“BRIDGING THE DIVIDE”
The crises of 2020 will forever shape the people and organizations who lived through this challenging year. The devastating impact of the COVID-19 pandemic coincided with a long overdue reckoning over racial injustice. These crises were compounded by political instability that shook the foundations of our democracy, ultimately spilling into violence at the U.S. Capitol Building in January 2021.
These events dramatically highlighted the complex relationship between democracy and technology in modern life. Social media played an essential role in the growth of the #BlackLivesMatter movement, yet hate speech, disinformation, and voter suppression efforts continue to harm people of color online. Police body camera footage let the world bear witness to the murder of George Floyd, but many policing technologies continue to threaten civil rights and civil liberties, especially for historically marginalized communities. Technology helped millions of children attend school remotely during the pandemic, but also revealed how far we have to go to achieve an accessible, affordable internet for all.
At the Center for Democracy & Technology (CDT), we take these challenges as a call to action. It’s why the theme of this year’s annual report is Bridging the Divide. In 2020, we engaged directly with the tensions between democracy and technology, fulfilling our mission of putting democracy and individual rights at the center of the digital revolution.
Responding to the pandemic, we launched our COVID-19 Data for Life and Liberty Task Force, advised school officials on privacy and equity in remote learning, and advocated to protect the privacy of consumers’ health data. To fight mis- and disinformation online, we sued the Trump Administration to make clear that social media companies should be able to respond to misinformation and voter suppression on their platforms without facing punishment from government officials who dislike those efforts. We partnered with election officials to promote secure practices and protect the integrity of the election.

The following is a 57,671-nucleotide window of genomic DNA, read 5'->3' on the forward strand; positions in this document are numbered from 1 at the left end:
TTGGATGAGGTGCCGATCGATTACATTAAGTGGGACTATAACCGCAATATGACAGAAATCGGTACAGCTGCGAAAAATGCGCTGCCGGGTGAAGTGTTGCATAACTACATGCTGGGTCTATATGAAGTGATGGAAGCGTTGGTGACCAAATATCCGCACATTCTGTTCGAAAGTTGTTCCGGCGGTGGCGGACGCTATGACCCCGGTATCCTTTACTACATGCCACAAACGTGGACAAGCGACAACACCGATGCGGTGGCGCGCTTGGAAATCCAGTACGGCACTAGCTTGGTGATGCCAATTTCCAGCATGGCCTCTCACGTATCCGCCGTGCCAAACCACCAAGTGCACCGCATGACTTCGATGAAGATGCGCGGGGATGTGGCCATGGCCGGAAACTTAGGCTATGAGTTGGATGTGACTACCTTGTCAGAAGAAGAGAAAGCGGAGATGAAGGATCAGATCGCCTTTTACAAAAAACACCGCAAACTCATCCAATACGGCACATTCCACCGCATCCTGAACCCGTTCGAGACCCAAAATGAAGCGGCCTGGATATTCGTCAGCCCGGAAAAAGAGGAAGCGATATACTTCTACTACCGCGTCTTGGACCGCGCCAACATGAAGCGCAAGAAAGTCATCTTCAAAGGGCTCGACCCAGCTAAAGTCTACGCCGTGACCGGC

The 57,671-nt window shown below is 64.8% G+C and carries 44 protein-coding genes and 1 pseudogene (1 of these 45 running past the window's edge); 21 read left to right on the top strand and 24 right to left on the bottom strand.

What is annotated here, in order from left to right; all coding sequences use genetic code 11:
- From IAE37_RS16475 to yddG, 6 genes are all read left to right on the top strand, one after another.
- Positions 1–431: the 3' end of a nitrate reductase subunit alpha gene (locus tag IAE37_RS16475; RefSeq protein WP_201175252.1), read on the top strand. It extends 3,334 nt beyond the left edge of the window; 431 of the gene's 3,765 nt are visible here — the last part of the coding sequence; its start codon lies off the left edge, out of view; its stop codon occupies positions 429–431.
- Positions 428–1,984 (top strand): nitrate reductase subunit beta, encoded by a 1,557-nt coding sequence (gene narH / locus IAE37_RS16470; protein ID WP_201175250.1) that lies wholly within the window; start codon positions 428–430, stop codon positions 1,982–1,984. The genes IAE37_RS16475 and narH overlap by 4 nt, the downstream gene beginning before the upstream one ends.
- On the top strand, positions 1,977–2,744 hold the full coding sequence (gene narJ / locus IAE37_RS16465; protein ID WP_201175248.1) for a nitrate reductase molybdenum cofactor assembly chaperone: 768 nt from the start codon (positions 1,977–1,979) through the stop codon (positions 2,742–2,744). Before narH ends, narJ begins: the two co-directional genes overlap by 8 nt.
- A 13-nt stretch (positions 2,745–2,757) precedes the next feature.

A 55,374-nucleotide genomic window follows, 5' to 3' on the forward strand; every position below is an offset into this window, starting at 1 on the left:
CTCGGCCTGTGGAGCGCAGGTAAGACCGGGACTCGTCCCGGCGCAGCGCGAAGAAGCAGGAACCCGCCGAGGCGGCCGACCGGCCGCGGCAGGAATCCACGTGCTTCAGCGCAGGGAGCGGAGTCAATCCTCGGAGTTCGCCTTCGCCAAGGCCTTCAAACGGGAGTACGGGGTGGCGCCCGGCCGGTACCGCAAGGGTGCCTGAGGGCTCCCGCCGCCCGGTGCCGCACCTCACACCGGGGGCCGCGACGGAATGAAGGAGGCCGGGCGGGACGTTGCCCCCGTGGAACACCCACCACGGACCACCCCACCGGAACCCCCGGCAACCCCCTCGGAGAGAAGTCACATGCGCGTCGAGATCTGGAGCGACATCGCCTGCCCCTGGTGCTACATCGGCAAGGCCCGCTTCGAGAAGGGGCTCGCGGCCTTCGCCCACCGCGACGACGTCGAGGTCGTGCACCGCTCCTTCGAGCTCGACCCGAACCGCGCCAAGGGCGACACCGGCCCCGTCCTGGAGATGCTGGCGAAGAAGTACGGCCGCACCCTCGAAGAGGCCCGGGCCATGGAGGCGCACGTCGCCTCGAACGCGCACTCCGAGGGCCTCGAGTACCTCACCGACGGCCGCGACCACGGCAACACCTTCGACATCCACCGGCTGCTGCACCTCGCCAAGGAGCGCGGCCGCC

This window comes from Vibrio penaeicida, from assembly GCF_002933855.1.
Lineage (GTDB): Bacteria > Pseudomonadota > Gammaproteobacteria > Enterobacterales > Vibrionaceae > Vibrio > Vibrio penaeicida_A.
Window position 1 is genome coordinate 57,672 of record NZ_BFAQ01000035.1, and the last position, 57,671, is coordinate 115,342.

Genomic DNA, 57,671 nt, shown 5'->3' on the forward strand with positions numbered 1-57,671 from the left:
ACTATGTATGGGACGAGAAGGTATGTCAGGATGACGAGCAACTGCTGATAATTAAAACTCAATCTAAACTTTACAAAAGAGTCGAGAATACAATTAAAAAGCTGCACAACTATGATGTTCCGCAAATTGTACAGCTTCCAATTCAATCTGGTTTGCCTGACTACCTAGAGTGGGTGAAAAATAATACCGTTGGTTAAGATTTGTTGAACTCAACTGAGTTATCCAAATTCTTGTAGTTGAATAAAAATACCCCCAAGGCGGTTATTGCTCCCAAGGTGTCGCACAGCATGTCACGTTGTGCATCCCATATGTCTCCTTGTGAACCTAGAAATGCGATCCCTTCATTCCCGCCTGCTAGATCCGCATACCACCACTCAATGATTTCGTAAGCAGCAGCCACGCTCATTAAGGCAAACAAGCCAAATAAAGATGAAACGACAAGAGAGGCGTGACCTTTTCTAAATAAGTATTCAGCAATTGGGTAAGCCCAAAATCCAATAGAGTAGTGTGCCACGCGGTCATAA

These initiatives — and others described in this report — reflect CDT’s mission to ensure that technology works for people: to advance laws and policies that empower individuals to use technology for good, while protecting against invasive and discriminatory uses. This work must expressly recognize that people don’t experience the benefits or risks of new technologies equally.
In 2020, we deepened our commitment to centering questions of equity across all our projects. We expanded key workstreams on algorithmic discrimination, the impact of surveillance technologies on historically marginalized communities, and the experiences of underrepresented voices participating in online speech. We were proud to collaborate with civil rights and tech policy organizations in developing new Civil Rights Principles for the Era of Big Data, a civil rights and technology agenda for the 117th Congress, and other efforts to ensure that equity and social justice take center stage in tech policy debates.
If 2020 was a year marked by division, we aim to make 2021 and beyond a time for unity. At CDT, our success has always been grounded in collaboration: bringing together policymakers, civil society advocates, technologists, company decision-makers, and affected communities to forge meaningful policy solutions. We are deeply grateful to our Board, Advisory Council, Fellows Program, working groups, donors, and partnerships that help us do this every day.
As we emerge from this hard year, we look forward to working with all of you to “bridge the divide” between democracy and technology in new ways that realize the full potential of both.
Alexandra Reeve Givens